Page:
Top
Begin typing your search above and press return to search.
keyboard_arrow_down
Login
exit_to_app
Women and girls need to be safe
access_time 2021-01-15T15:08:45+05:30
Another Trump impeachment
access_time 2021-01-15T11:16:29+05:30
Covid 19 spread
access_time 2021-01-14T15:40:30+05:30
Freezing the Centre or the farmer protest?
access_time 2021-01-14T12:55:08+05:30
DEEP READAll arrow_drop_down
Anti-Conversion Law: A law meant for abuse
access_time 2021-01-12T13:56:35+05:30
Syed Shahriyaar
access_time 2021-01-05T19:08:46+05:30
Reading A week in the life of Svitlana
access_time 2020-12-23T12:06:42+05:30
Hum Dekhenge- One year of Anti-CAA protests
access_time 2020-12-22T17:35:06+05:30
The French Fanatic and the Fanatic Fringe
access_time 2020-11-02T15:56:00+05:30
exit_to_app
Homechevron_rightWorldchevron_rightMass grave with 62...

Mass grave with 62 bodies found in Colombia

text_fields
bookmark_border
Mass grave with 62 bodies found in Colombia
cancel

Bogota: The Colombian attorney general's office found in the southwestern part of the country a mass grave with the remains of some 62 people who might have been victims of paramilitary groups, media reported Saturday.

The discovery was made in a rural area of Olaya Herrera municipality in Nariño province, bordering on Ecuador, Attorney General Eduardo Montealegre said, without revealing when the bodies were found.

According to the attorney general, "13 of the remains have been identified", but he added that according to a local authority, "there could be 62 people" buried there.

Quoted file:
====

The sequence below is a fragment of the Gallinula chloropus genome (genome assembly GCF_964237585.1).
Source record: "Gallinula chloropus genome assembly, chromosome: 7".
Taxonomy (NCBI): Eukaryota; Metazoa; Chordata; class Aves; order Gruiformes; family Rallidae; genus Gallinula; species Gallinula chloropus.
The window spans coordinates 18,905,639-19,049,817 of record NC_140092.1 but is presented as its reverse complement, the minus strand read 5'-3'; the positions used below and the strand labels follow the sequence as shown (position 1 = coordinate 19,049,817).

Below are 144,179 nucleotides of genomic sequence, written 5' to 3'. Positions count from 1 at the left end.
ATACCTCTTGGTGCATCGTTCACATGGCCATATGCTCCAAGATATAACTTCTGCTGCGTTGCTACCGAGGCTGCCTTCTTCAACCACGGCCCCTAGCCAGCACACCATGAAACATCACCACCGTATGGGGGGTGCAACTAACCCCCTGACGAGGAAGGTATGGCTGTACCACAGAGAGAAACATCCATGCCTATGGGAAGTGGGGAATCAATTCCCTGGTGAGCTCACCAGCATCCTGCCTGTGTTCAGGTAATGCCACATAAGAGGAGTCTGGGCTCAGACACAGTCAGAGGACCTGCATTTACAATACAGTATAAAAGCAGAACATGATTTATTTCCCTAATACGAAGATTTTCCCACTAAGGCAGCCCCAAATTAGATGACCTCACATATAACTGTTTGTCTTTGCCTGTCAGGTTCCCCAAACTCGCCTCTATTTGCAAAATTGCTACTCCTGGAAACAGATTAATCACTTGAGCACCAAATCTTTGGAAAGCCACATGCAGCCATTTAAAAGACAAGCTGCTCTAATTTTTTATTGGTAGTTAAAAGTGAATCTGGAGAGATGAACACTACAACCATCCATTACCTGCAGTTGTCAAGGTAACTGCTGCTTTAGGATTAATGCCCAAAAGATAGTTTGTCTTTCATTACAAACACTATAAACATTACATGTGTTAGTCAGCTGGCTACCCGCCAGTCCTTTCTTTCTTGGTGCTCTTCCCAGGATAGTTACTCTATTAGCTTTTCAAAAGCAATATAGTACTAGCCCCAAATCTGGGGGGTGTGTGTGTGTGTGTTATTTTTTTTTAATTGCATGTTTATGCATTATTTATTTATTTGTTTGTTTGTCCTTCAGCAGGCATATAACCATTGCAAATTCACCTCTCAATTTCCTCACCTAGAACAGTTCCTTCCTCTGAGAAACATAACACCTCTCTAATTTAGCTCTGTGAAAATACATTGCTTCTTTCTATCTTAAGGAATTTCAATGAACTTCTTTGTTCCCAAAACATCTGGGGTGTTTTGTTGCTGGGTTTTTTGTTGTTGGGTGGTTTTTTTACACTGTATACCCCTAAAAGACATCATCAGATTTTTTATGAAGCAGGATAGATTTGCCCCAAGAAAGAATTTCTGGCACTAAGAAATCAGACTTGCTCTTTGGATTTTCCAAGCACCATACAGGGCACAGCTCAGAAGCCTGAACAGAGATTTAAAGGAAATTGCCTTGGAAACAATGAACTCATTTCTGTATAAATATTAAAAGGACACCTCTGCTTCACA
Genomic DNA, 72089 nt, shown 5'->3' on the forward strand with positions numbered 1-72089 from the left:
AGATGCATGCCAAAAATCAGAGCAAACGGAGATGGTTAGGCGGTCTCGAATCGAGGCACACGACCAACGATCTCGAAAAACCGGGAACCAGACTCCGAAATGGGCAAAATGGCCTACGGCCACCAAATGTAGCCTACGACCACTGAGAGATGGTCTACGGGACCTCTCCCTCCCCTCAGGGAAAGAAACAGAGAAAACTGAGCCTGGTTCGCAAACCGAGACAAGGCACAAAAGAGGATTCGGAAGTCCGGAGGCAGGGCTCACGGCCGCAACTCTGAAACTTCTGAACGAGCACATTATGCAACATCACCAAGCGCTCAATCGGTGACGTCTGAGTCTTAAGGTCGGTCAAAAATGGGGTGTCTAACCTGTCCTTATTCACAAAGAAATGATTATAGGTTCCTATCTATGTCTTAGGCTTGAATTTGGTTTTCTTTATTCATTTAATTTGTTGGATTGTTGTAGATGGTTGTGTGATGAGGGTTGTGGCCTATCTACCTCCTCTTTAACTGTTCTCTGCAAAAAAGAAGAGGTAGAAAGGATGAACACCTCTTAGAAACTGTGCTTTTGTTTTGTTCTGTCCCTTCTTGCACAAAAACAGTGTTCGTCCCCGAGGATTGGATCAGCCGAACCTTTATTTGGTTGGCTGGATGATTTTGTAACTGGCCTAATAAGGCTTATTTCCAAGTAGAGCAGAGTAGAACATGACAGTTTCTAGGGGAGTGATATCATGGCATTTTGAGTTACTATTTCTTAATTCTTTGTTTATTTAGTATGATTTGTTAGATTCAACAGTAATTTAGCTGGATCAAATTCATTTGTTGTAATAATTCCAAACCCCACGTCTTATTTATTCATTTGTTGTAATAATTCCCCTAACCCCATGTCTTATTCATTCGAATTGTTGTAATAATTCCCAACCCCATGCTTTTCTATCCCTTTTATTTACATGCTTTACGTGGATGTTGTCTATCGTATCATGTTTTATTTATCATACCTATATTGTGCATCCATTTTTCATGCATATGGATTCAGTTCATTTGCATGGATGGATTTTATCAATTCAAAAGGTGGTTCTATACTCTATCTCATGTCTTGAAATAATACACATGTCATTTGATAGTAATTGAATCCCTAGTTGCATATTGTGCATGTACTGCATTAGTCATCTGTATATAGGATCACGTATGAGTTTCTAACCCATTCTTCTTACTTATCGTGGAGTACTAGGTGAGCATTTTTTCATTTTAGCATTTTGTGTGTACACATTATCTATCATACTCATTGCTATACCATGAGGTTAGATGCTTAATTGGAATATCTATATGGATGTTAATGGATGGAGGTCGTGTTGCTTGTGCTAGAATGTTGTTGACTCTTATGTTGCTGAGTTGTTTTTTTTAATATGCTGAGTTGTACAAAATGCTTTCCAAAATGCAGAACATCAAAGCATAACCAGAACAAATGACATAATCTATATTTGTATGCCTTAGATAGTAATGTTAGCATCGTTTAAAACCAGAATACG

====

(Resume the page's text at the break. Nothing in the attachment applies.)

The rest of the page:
Montealegre said the bodies were being disinterred, a work in which the attorney general's office, the Nariño provincial government, the Red Cross and the Legal Medicine Institute are taking part.

The attorney general's office believes the remains belong to the people who disappeared between 2000 and 2005, not only in Nariño province but also in other regions of Colombia.

More than 31,000 members of paramilitary groups belonging to the United Self-Defence Forces of Colombia, or AUC, demobilised in mid-2006 during peace talks with the government of then-President Alvaro Uribe (2002-2010).

The Uribe government promoted, as the legal framework for the reinsertion of AUC members into society, the so-called Justice and Peace Law, enacted in 2005 and which established, among other measures, prison sentences of between five and eight years for those guilty of inhuman crimes.

Show Full Article
TAGS:
Next Story